Materials and Methods
Untagged, Myc-tagged, and HA-tagged Pfn1 in pcDNA3, His-tagged Pfn1 in pRK172, untagged Pfn1 in pLenti-CMV/TO-Neo-DEST, and YFP-Pfn1 with and without NES or NLS tag in pFLRu-FH vector have been described previously (Shao et al., 2008b; Diamond et al., 2015; Zhu et al., 2021). Point mutations (S71A and S71D) within Pfn1 were introduced by site-directed mutagenesis using QuikChange. GFP-tagged PKA catalytic subunit in EGFP-C1 was purchased from Addgene (plasmid # 61091).
Primary antibodies used for Western blots are as follows: mouse anti-HA-tag (Convance, MMS-101P through BioLegend, United States), mouse anti-Myc-tag (Santa Cruz, United States, sc-40), mouse anti-β-actin (Santa Cruz, United States, sc-47778; Cell Signaling, United States, #3700), mouse anti-α-tubulin (Cell Signaling, United States, #3873), mouse GAPDH (Santa Cruz, United States, sc-47724), rabbit anti-Pfn1 (Cell Signaling, United States, #3246), rabbit anti-VASP (Bethyl laboratories, United States, A304-769A), rabbit anti-cleaved caspase-7 (Cell Signaling, United States, #8438), rabbit anti-cleaved PARP (Cell signaling, United States, #9541), rabbit anti-GFP (Cell Signaling, United States, #2956). To raise the polyclonal pSer71-Pfn1 antibody (F5675), a synthetic phospho-Pfn1 peptide harboring pSer71 [Ac-CLGGQKC(pS)VIRDSL-amide] was conjugated to keyhole limpet hemocyanin and used to immunize rabbits. Antiserum was subjected to double affinity purification using both the antigenic phospho-peptide and the same peptide without the phosphate on Ser71 (New England Peptide, Inc., United States).
All cell lines were purchased from ATCC with the exception of MDA-MB-231 cells stably expressing a tri-modal reporter fusion used to inject NOD/SCID mice as previously described (Diamond et al., 2015). All cell lines were authenticated and tested for mycoplasma within 3 months prior to the experiments. MDA-MB-231, MCF-7, and BT-549 were grown in RPM1 1,640 containing 5 or 10% fetal bovine serum (FBS) with gentamicin and supplements (50 μg/mL gentamycin, 1mM sodium pyruvate, 10 mM HEPES and glucose to 4.5 g/L). HEK293T cells were grown in high glucose DMEM supplemented with 5 or 10% fetal bovine serum and 50 μg/mL gentamicin. Transient transfection was performed using Fugene HD or Lipofectamine 2000. Lentiviruses were generated using HEK293T cells as previously described (Diamond et al., 2015).
To study Pfn1 interaction with actin and VASP, HEK293T cells grown in 6-well dishes were transfected with Myc-tagged or HA-tagged Pfn1 constructs (WT and mutants), lysed by RIPA buffer, and subjected to immunoprecipitation using antibodies against Myc or HA tags as described previously (Shao et al., 2008b; Diamond et al., 2015). To affinity purify endogenous Pfn1, parental MDA-MB-231 cells were lysed and bound to PLP-conjugated agarose beads as described previously (Shao et al., 2008b; Diamond et al., 2015).
In Vitro Drug Treatment
For drug treatment in 2D cultures, MDA-MB-231 or BT-549 stable cells were seeded at 1,000 cells per well in 96-well plates or 500 cells per well in 24-well plates, and treated on the next day with vehicle or paclitaxel in quadruplicate wells. Viable cells were quantified 5–7 days later by the Alamar Blue assay (Diamond et al., 2015; Zhu et al., 2021). Briefly, they were incubated with 100ul (for 96-well) or 500ul (for 24-well) growth media containing 44 μM resazurin for 2–4 h at 37°C, and the fluorescence intensity of resorufin (converted product) in the media was measured at 540λ Ex/590λ Em on a fluorescence plate reader (Tecan Infinite M200). Relative drug effects were calculated as the percentage of live cells in drug vs. vehicle wells.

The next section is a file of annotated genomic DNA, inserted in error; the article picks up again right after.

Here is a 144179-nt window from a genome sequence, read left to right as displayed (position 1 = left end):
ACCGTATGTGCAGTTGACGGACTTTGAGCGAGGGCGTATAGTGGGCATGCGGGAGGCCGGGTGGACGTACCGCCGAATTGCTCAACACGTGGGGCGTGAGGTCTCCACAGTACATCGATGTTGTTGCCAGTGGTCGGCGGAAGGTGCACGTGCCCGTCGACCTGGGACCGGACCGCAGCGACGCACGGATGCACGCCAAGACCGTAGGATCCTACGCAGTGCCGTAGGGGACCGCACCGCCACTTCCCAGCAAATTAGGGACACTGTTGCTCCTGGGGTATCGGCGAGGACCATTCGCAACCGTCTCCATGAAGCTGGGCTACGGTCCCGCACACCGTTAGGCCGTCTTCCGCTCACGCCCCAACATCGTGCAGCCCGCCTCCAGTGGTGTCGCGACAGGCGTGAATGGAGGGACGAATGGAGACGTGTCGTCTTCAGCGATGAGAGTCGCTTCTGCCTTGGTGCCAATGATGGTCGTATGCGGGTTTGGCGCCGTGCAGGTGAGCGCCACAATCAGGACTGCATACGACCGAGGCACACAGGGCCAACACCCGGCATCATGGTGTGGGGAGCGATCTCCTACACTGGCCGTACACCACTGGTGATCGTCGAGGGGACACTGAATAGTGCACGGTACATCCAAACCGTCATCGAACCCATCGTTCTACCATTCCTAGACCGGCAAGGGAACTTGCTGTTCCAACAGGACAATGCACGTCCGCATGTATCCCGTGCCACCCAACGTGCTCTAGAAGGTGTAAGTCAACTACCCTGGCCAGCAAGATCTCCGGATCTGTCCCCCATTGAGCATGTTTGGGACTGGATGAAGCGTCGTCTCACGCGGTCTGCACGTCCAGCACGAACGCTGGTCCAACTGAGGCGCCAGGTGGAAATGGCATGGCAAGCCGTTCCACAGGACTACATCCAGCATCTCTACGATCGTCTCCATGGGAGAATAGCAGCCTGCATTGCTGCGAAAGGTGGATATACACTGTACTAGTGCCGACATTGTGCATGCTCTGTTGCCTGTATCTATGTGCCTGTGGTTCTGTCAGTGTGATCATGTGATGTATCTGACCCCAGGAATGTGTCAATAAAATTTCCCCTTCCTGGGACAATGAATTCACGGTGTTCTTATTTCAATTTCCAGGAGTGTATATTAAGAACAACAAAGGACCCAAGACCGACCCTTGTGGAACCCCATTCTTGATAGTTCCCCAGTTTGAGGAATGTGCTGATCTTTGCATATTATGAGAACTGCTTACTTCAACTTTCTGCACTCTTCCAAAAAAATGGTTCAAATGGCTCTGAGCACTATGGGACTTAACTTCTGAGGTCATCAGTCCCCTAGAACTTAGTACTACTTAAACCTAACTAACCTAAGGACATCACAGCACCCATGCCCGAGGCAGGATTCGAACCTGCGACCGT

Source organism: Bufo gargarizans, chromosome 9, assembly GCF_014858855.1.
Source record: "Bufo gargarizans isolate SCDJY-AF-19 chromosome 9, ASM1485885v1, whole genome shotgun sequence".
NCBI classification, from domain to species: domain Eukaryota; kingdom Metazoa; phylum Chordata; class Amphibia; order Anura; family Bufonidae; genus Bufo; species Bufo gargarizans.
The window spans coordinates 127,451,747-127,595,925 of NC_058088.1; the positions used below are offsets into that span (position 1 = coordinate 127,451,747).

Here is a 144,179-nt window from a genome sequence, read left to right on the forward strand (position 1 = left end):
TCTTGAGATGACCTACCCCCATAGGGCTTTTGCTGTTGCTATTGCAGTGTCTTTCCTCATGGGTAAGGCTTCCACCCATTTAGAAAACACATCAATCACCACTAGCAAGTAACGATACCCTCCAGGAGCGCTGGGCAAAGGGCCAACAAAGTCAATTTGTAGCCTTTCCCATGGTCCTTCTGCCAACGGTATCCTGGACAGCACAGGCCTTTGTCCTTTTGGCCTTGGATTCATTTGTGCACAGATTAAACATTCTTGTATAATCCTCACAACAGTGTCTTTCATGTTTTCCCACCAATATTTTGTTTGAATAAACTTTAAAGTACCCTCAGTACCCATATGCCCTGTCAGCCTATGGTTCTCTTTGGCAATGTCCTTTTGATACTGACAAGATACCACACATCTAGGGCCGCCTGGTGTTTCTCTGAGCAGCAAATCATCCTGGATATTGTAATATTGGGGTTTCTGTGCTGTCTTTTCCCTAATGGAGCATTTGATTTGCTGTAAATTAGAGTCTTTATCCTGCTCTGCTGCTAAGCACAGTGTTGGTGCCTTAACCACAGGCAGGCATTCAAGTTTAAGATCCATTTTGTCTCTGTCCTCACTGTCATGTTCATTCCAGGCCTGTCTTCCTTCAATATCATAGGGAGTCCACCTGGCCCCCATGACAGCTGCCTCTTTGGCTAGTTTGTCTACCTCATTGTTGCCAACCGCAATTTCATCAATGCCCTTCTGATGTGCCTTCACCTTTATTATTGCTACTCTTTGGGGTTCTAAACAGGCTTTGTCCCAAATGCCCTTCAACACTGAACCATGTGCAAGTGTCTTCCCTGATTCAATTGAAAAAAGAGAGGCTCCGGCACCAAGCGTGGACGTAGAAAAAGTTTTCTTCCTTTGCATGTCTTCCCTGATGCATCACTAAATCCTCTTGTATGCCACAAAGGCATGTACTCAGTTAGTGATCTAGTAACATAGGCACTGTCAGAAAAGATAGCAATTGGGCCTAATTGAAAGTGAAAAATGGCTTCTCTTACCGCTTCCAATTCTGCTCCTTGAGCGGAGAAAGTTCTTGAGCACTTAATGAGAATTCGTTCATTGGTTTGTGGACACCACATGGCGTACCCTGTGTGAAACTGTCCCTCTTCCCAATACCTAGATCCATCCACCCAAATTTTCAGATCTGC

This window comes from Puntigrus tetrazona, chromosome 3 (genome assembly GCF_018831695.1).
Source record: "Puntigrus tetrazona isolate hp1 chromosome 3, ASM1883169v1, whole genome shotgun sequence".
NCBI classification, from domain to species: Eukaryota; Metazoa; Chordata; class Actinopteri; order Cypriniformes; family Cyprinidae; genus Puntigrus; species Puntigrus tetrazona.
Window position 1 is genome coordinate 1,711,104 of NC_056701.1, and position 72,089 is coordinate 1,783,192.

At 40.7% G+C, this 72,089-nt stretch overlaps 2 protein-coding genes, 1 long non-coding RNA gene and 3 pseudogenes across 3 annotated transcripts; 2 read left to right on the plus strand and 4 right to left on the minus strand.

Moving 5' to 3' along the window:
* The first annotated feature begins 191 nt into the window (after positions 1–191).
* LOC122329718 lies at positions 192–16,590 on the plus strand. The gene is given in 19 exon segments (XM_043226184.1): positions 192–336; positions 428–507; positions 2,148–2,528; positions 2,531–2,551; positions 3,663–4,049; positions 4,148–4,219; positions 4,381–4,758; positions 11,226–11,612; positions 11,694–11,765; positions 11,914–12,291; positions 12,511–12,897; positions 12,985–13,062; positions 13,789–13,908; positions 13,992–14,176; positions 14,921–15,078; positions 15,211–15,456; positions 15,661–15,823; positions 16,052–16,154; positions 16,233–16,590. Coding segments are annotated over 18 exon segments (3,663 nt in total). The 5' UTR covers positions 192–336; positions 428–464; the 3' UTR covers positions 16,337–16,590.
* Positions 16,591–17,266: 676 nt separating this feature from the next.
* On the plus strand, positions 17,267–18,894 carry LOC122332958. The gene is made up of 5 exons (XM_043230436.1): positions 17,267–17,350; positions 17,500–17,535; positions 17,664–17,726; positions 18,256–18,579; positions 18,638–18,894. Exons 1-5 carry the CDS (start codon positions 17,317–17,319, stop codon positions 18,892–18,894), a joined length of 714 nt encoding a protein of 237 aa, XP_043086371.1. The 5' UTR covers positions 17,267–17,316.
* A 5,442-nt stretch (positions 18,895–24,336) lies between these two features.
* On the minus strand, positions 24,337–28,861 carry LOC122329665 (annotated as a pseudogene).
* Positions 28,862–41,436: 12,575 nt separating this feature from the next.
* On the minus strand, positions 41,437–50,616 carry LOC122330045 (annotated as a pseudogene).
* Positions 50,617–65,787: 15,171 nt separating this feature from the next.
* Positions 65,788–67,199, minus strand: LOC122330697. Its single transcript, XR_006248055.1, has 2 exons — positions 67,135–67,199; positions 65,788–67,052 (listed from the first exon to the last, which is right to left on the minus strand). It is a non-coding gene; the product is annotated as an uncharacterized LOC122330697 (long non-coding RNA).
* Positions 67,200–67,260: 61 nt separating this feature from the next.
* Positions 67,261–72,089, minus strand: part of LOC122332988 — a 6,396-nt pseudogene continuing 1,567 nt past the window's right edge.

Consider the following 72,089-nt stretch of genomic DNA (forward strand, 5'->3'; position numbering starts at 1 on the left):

The animal experiment was carried out in strict accordance with the guidelines recommended for care and use of laboratory animals by the National Institutes of Health. The Animal Studies Committee at Washington University (St. Louis, MO, United States) approved all animal protocols. Five-week old female NOD/SCID and NU/NU mice were purchased from Charles River and kept under standard institutional care. Experimental details for orthotopically inoculating MDA-MB-231 stable cells were previously described (Diamond et al., 2015; Zhu et al., 2021). For paclitaxel dosing, when tumors in the NU/NU mice reached an average of ∼70 mm3, they were randomly divided and treated with 0.9% sodium chloride or paclitaxel (10 mg/kg) by weekly intraperitoneal injection for two consecutive weeks. Clinical grade paclitaxel (6 mg/ml) was purchased from Siteman Cancer Center pharmacy at Washington University School of Medicine. Primary tumors were measured by Caliper on a weekly (for NOD/SCID) and semiweekly (NU/NU) basis until tumor resection and euthanasia of the mice.
Unpaired two-tailed student t-test was used to determine the statistical significance of the differences in cell growth rates, tumor sizes and weights between control and experimental groups. All statistical analyses were performed using GraphPad Prism 7.0. P-values < 0.05 were considered significant.
Ser71 Phosphorylation Abolishes Actin-Binding of Pfn1
Hypothesizing that actin-binding of Pfn1 can be inhibited by phosphorylation, we selected five candidate serine/threonine residues at the actin-binding region of Pfn1 guided by the actin/Pfn1 co-crystal structure (Figure 1A; Ferron et al., 2007). Each residue was mutated to alanine (S/A) or aspartate (S/D) to prevent or mimic phosphorylation. The resulting Myc-tagged Pfn1 mutants were transfected into HEK293T cells and immunoprecipitated using an anti-Myc antibody followed by Western blot to determine their actin-binding. All mutants were successfully expressed except T89D which was likely due to a destabilizing effect on Pfn1 structure and its consequent degradation. Out of the five candidate residues, Ser71 appears to be a bona fide phosphorylation site as preventing (S71A) and mimicking (S71D) phosphorylation had opposite effects on actin-binding of Pfn1. While Pfn1(S71A) binds more actin than Pfn1(WT), Pfn1(S71D) completely fails to bind actin (Figure 1B). Introducing the S71A and S71D mutations into an HA-tagged Pfn1 showed the same effects on actin-binding as for Myc-Pfn1, but neither mutation had detectable effect on Pfn1 interaction with vasodilator-stimulated phosphoprotein (VASP), a well-known PLP-containing ligand of Pfn1 (Reinhard et al., 1995; Kang et al., 1997; Ferron et al., 2007; Figure 1C).